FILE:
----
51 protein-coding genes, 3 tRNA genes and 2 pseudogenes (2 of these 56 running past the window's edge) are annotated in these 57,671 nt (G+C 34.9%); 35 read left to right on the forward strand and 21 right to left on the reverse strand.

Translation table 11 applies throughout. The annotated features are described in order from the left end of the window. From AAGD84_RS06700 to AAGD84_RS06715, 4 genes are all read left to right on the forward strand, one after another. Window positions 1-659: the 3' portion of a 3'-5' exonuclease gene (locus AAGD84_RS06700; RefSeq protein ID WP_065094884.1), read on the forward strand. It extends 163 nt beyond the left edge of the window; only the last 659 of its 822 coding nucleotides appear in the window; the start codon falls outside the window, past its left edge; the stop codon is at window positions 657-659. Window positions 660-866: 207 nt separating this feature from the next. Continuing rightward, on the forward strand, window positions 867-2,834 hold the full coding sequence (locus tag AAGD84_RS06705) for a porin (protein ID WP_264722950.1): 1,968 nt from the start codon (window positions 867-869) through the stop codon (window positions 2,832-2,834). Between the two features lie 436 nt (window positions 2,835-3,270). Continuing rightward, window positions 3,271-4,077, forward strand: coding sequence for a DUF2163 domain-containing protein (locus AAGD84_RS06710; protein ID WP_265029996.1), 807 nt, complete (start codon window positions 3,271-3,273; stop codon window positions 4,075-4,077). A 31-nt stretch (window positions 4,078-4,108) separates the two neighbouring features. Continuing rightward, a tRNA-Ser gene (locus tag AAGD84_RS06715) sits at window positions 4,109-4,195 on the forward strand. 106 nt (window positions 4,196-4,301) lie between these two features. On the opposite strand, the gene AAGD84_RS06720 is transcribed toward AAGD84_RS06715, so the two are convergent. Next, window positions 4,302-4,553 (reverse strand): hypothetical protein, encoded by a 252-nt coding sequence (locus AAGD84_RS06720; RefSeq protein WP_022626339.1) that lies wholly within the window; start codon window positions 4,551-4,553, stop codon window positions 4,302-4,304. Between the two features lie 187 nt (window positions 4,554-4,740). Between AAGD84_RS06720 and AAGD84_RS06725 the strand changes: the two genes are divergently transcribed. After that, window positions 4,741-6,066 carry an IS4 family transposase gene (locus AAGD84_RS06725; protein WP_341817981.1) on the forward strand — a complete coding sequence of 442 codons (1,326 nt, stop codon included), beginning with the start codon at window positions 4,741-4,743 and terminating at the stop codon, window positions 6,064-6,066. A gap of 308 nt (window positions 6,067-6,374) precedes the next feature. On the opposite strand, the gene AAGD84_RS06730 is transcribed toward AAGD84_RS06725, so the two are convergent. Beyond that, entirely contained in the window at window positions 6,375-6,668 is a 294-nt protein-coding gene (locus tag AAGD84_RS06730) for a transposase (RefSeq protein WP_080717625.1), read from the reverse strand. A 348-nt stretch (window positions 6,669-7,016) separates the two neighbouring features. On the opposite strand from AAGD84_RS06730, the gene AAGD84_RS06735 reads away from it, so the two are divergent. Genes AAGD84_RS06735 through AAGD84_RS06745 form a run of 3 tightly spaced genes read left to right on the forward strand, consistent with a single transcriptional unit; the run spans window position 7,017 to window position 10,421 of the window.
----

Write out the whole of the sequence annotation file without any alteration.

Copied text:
51 protein-coding genes, 3 tRNA genes and 2 pseudogenes (2 of these 56 running past the window's edge) are annotated in these 57,671 nt (G+C 34.9%); 35 read left to right on the forward strand and 21 right to left on the reverse strand.

Translation table 11 applies throughout. The annotated features are described in order from the left end of the window. From AAGD84_RS06700 to AAGD84_RS06715, 4 genes are all read left to right on the forward strand, one after another. Window positions 1-659: the 3' portion of a 3'-5' exonuclease gene (locus AAGD84_RS06700; RefSeq protein ID WP_065094884.1), read on the forward strand. It extends 163 nt beyond the left edge of the window; only the last 659 of its 822 coding nucleotides appear in the window; the start codon falls outside the window, past its left edge; the stop codon is at window positions 657-659. Window positions 660-866: 207 nt separating this feature from the next. Continuing rightward, on the forward strand, window positions 867-2,834 hold the full coding sequence (locus tag AAGD84_RS06705) for a porin (protein ID WP_264722950.1): 1,968 nt from the start codon (window positions 867-869) through the stop codon (window positions 2,832-2,834). Between the two features lie 436 nt (window positions 2,835-3,270). Continuing rightward, window positions 3,271-4,077, forward strand: coding sequence for a DUF2163 domain-containing protein (locus AAGD84_RS06710; protein ID WP_265029996.1), 807 nt, complete (start codon window positions 3,271-3,273; stop codon window positions 4,075-4,077). A 31-nt stretch (window positions 4,078-4,108) separates the two neighbouring features. Continuing rightward, a tRNA-Ser gene (locus tag AAGD84_RS06715) sits at window positions 4,109-4,195 on the forward strand. 106 nt (window positions 4,196-4,301) lie between these two features. On the opposite strand, the gene AAGD84_RS06720 is transcribed toward AAGD84_RS06715, so the two are convergent. Next, window positions 4,302-4,553 (reverse strand): hypothetical protein, encoded by a 252-nt coding sequence (locus AAGD84_RS06720; RefSeq protein WP_022626339.1) that lies wholly within the window; start codon window positions 4,551-4,553, stop codon window positions 4,302-4,304. Between the two features lie 187 nt (window positions 4,554-4,740). Between AAGD84_RS06720 and AAGD84_RS06725 the strand changes: the two genes are divergently transcribed. After that, window positions 4,741-6,066 carry an IS4 family transposase gene (locus AAGD84_RS06725; protein WP_341817981.1) on the forward strand — a complete coding sequence of 442 codons (1,326 nt, stop codon included), beginning with the start codon at window positions 4,741-4,743 and terminating at the stop codon, window positions 6,064-6,066. A gap of 308 nt (window positions 6,067-6,374) precedes the next feature. On the opposite strand, the gene AAGD84_RS06730 is transcribed toward AAGD84_RS06725, so the two are convergent. Beyond that, entirely contained in the window at window positions 6,375-6,668 is a 294-nt protein-coding gene (locus tag AAGD84_RS06730) for a transposase (RefSeq protein WP_080717625.1), read from the reverse strand. A 348-nt stretch (window positions 6,669-7,016) separates the two neighbouring features. On the opposite strand from AAGD84_RS06730, the gene AAGD84_RS06735 reads away from it, so the two are divergent. Genes AAGD84_RS06735 through AAGD84_RS06745 form a run of 3 tightly spaced genes read left to right on the forward strand, consistent with a single transcriptional unit; the run spans window position 7,017 to window position 10,421 of the window.